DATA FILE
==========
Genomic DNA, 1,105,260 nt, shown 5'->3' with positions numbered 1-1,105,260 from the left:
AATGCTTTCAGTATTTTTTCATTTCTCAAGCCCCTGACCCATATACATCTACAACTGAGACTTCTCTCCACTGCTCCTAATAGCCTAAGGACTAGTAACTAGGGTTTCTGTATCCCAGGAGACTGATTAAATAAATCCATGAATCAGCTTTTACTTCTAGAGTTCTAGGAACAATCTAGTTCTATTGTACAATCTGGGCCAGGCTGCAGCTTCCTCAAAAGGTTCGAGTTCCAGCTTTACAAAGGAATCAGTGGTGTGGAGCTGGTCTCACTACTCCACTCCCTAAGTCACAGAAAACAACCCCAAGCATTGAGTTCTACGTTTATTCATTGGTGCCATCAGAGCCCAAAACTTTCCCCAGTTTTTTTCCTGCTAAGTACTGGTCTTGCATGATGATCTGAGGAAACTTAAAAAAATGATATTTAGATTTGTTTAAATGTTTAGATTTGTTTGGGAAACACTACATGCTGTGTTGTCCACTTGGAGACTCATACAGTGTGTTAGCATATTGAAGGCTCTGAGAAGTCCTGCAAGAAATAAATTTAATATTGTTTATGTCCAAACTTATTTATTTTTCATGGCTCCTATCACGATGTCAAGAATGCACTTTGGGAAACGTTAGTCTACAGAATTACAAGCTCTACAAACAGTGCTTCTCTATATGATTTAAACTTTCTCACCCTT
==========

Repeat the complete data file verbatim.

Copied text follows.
Genomic DNA, 1,105,260 nt, shown 5'->3' with positions numbered 1-1,105,260 from the left:
AATGCTTTCAGTATTTTTTCATTTCTCAAGCCCCTGACCCATATACATCTACAACTGAGACTTCTCTCCACTGCTCCTAATAGCCTAAGGACTAGTAACTAGGGTTTCTGTATCCCAGGAGACTGATTAAATAAATCCATGAATCAGCTTTTACTTCTAGAGTTCTAGGAACAATCTAGTTCTATTGTACAATCTGGGCCAGGCTGCAGCTTCCTCAAAAGGTTCGAGTTCCAGCTTTACAAAGGAATCAGTGGTGTGGAGCTGGTCTCACTACTCCACTCCCTAAGTCACAGAAAACAACCCCAAGCATTGAGTTCTACGTTTATTCATTGGTGCCATCAGAGCCCAAAACTTTCCCCAGTTTTTTTCCTGCTAAGTACTGGTCTTGCATGATGATCTGAGGAAACTTAAAAAAATGATATTTAGATTTGTTTAAATGTTTAGATTTGTTTGGGAAACACTACATGCTGTGTTGTCCACTTGGAGACTCATACAGTGTGTTAGCATATTGAAGGCTCTGAGAAGTCCTGCAAGAAATAAATTTAATATTGTTTATGTCCAAACTTATTTATTTTTCATGGCTCCTATCACGATGTCAAGAATGCACTTTGGGAAACGTTAGTCTACAGAATTACAAGCTCTACAAACAGTGCTTCTCTATATGATTTAAACTTTCTCACCCTT